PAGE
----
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I was six years old when I began music lessons and started my life’s journey as a musician.  I hadn’t been playing very long at all when I entered my first and only music festival.  My instrument at the time was  a little 12 button bass piano accordion.  It was green, shiny and very pretty.  As I walked across the wooden church platform of  Saint Andrew and Saint David United Church in Saint John N.B., the click of my black patent leather shoes echoed throughout the sanctuary.  I wore my new festival-going frock and my curls were neatly combed into submission.  I plopped myself down on the chair, made sure my legs weren’t splayed in an un-lady like position, and calmly placed my sheet music on the stand.   I re-covered the music in tin foil so it was sparkly and would look what I thought to be appropriately professional and worthy of a festival.  My test piece was a jaunty little tune with the catching title, “Button Boogie”.  Before I started to play, I looked for my mom and grandmother sitting in the pew.  Once I caught their glance, I took a breath and began to play.  My attempt lasted about 6 secs. k11835485I forgot to undo the leather strap at the bottom which keeps the bellows together before your arm pumps air into them.   You can press a little white button on the side of the accordion to release the air.   It sounds like an inflated balloon with a hole in it.  But I was not a patient child – a places to go, things to do, kind of kid.  The air needed to escape FASTER so I pressed all of the buttons down that I could with my left hand and that made an ungodly racket that sounded like stepping on a lion’s tail.  There were gasps from the audience, mainly from my mom.  I began my tune again but the mood was shattered.  My score of 82 filled me with disgust because I knew I played well.  On the drive home, I told my mom I loved music, would keep playing and practicing but no more festivals for me!

Scoot ahead about 2 years – the scene Hillcrest Baptist Church,  Dec 24th, Sunday School Pageant.  I was a pretty decent alto for 8 years of age and so was my friend Bonnie.  Our assignment, was to be angels perched on the top rung of a ladder singing, “Angels we have heard on high”.  Angels-christmas-1a (1)   (I think the choir director gave it to us as a chance to redeem ourselves.  A month before, when singing in front of the church leading the children’s hymn, what started as snickers became of full fit of knee slapping complete with shaking hymn books when I noticed one of the parishioners, the lady who always pinched our cheeks, had fallen asleep.  Her head had fallen forward causing her wig to hang below her chin and was fastened to her short hair by only a bobby pin.  In retrospect, I am not proud of myself for my lack of self-control, but if it had been a Mr. Bean skit, it would have gone viral.)

Back to my duet.  I suddenly developed a fear of heights.  Hanging on to the ladder, silver garland as halos, cardboard angel wings dangerously drooping down our backs, not a sound was coming out of my mouth.  Except of course my laughter.  That was the first time I sang a duet in church.  The second and last time really didn’t end well either.  Good thing I moved onto playing the organ.

The first time I played the organ publicly in church was for a wedding in Sussex N.B.  The organ was a little pump organ with one manual.  I didn’t know the organ’s condition until I arrived 40 minutes before the wedding.  There weren’t enough keys to play the ‘Wedding March’ and the pump pedals stuck.  Sue, the soloist had to bend down in her taffeta dress and push them manually.  The bride was 40 minutes late.   Being 15 years old, my repertoire was slim pickings.  After exhausting my ‘party pieces’  and thumbing through the hymn book for anything that didn’t resemble a funeral hymn, I started to play theme and variations on ‘O Dear What can the Matter Be.”    Look-of-Horror (1)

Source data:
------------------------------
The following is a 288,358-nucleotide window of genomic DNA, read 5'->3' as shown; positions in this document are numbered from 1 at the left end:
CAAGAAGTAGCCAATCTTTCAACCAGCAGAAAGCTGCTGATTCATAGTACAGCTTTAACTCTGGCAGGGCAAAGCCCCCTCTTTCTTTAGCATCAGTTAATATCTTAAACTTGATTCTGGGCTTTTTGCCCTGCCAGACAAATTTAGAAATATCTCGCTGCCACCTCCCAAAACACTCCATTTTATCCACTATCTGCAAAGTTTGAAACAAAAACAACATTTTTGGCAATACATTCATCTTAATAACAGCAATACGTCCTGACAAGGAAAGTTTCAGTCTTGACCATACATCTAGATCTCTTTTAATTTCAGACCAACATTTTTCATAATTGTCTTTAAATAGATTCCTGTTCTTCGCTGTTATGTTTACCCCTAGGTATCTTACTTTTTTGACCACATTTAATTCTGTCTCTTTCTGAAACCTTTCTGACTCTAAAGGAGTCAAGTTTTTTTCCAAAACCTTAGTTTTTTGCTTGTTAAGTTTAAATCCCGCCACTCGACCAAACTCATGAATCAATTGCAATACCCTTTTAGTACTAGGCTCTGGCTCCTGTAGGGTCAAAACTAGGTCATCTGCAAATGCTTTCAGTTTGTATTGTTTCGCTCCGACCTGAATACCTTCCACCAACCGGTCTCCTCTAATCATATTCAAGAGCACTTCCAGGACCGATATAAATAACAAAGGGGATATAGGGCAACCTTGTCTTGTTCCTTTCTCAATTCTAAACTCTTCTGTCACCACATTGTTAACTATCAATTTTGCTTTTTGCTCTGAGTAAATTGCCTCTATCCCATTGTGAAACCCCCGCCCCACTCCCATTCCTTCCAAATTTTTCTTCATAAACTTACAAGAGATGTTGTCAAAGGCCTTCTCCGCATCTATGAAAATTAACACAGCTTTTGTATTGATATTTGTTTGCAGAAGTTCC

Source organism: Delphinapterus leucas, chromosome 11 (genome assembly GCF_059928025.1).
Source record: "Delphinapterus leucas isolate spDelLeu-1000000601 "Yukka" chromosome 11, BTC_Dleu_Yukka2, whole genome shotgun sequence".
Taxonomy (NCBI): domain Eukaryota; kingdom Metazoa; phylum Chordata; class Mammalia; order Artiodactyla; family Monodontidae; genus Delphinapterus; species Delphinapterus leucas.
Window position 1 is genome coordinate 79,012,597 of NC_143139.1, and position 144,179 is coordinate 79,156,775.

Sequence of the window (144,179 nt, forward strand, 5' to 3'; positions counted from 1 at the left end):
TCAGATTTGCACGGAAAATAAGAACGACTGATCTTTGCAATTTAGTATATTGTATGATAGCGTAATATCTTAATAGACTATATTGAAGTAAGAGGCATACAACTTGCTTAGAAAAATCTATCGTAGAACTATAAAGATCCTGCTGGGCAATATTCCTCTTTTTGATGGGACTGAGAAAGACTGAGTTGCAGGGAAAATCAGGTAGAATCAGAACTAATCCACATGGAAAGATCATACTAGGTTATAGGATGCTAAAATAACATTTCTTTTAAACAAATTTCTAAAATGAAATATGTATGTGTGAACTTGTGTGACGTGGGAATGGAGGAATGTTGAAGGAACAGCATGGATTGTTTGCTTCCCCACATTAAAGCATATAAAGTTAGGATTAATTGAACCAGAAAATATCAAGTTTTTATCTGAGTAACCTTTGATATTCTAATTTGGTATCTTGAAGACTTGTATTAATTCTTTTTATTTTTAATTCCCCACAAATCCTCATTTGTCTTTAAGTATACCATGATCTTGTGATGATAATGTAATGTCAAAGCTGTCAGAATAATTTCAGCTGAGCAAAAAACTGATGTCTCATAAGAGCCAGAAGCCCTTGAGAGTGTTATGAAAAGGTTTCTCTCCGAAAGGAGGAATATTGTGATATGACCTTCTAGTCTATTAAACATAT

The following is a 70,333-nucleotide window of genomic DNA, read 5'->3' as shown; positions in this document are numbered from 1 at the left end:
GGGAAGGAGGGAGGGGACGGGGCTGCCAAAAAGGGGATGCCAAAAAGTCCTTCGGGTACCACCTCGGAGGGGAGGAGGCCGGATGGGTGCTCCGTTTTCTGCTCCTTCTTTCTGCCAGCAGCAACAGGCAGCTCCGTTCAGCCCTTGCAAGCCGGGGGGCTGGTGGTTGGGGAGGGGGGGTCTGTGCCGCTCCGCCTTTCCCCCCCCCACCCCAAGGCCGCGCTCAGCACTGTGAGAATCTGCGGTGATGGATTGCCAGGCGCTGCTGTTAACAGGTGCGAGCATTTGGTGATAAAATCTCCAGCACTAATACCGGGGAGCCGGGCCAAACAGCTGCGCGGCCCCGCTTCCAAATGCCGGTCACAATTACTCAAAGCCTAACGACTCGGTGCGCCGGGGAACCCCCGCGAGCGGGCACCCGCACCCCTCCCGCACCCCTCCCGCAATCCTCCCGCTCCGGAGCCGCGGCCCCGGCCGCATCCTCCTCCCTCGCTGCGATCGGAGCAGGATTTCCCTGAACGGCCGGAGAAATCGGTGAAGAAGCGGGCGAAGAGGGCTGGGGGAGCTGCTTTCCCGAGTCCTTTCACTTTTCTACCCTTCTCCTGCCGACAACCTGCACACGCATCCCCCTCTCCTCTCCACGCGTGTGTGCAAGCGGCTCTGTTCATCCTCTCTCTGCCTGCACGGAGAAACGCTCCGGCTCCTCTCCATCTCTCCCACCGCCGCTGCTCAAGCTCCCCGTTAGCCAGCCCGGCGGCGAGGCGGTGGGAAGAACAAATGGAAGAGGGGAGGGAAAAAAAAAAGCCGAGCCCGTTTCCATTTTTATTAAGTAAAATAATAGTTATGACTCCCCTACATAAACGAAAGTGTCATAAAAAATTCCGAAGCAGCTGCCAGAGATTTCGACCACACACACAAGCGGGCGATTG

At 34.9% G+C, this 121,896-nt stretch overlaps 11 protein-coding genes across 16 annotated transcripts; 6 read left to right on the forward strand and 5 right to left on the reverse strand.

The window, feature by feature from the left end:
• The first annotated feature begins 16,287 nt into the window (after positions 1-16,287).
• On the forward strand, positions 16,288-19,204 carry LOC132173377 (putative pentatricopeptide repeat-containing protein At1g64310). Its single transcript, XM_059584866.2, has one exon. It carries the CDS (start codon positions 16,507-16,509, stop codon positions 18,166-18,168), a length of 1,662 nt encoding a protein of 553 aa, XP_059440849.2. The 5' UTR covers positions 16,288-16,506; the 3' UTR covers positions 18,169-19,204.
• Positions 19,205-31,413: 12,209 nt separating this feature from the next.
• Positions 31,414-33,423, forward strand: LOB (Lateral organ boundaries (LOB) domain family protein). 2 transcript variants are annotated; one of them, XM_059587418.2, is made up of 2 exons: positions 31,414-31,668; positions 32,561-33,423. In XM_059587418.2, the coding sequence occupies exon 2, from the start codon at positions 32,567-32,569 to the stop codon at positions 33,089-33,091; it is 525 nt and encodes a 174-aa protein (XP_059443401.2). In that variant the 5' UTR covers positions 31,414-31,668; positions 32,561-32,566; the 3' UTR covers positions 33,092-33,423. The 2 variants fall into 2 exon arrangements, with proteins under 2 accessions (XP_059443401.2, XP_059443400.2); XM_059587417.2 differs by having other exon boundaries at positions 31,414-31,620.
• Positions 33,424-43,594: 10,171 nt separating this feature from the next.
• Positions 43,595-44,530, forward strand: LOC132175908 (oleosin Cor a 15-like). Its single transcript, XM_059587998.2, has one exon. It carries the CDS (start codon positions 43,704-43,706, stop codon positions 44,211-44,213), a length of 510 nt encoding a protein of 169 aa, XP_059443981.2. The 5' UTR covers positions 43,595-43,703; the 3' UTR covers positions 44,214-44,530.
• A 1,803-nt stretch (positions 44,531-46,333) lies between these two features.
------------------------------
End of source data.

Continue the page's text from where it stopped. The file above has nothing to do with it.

A few months later I had my first opportunity to lead a church service from the organ bench.  This means playing a Prelude, Postlude, Offertory, Hymns, solo, anthem, and service music.  After the first hymn, the organ died.  Well, all the stops on the organ died but two – a 2 Foot and a 16 Foot.  (This sounds like a duet between a tuba and a ukulele.)  Not good for hymn singing, nor for the confidence of a 15 year old.  The hardest thing was calling the organist after the service to say the organ bit the dust on my watch.

After so many firsts going so horribly wrong, it is a wonder that I kept at music.  For my Senior Recital at Mount Allison University, I played my beloved instrument, the chapel organ.

Organ Web DSC_1583The repertoire was heavy and required much concentration – Louis Vierne, Bach, Dupre, Messiaen.  I was in full flight, feet and fingers flying when I made a registration change and pulled out one of the stops.  I yanked a little to hard.  It went flying over the balcony just missing knocking someone on the head.  I learned later that my professor sighed heavily and immediately lifted his hands to his face like Macaulay Culkin from the movie ‘Home Alone’. I just shrugged my shoulders, laughed and kept on playing.  Lesson I learned was that the show must go on and that if you can laugh about it, even better.

I have mentioned in previous postings that organs dying in the middle of a service is nothing new to me.  You make do or go to a piano.    cough

The other hat I wear is as a conductor.  Over 25 years now leading Cantores Celestes.  Have things gone not according to plan?  You bet yah!  One concert back in 1995 I had 22 people in the choir.  Our dress rehearsal was ticket-boo.  Night of the concert, I had 11 people sick, myself included.  Coughing, spewing, various states of dishevelledness.  I wish I could have run across the stage with a sign that said we sounded great 4 days ago.  I had a temperature,  ears were plugged and during the intermission I ran out the side door heaving in the bushes because I took so much cough medicine.  The next season I increased out membership to 33 and have kept it a healthy size ever since as there are usually 5 people sick or away from the first practise to performance date.